Whether simply uneasy or downright hostile, the relation between religion and liberal democracy in this country has long been vexed and complex--and crucial to what America is and aspires to be. Amid increasingly contentious exchanges over fundamentalism, abortion rights, secularism, and pluralism, this book reminds us of the critical role that religion plays in the health and well-being of a democracy.
A healthy democracy draws strength from a rich civic and social life, many forms of which are religious. Moreover, these contributions are anchored in the intrinsic commitments of faith, commitments that extend over time, linking generations past and present. Strengthening these commitments and practices, the authors suggest, will also fortify pluralistic civil society and democratic participation. Their book provides the analytical tools and historical perspective for building and reinforcing such a constructive engagement between religion and liberal democracy--and for understanding the ongoing dialogue between secular political philosophy and communities of faith.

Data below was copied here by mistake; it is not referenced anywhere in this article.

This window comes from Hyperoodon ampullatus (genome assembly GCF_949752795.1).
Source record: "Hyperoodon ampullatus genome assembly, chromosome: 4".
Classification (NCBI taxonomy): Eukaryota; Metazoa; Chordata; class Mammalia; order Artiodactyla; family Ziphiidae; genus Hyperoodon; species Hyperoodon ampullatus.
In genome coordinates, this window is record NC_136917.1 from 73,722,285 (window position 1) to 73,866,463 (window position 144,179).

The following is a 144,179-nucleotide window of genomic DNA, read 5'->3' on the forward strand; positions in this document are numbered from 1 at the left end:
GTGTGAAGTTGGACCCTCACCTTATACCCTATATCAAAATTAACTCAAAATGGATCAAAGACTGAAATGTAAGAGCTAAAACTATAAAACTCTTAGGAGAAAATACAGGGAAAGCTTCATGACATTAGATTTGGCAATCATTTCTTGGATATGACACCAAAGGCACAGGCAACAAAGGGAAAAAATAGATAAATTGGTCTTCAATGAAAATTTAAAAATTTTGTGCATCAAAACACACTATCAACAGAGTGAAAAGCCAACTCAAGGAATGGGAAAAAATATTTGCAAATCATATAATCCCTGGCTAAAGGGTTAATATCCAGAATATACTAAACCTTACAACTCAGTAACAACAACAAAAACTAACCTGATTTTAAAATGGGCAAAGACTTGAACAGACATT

Taking Faith Seriously offers nine case studies that describe the multiple and subtle roles that religion plays on many levels in our civic life: increasing moral and social "capital," inspiring citizens to serve their neighbors, building relationships across barriers of race and income, and providing a moral vision of what kind of society we are called to be.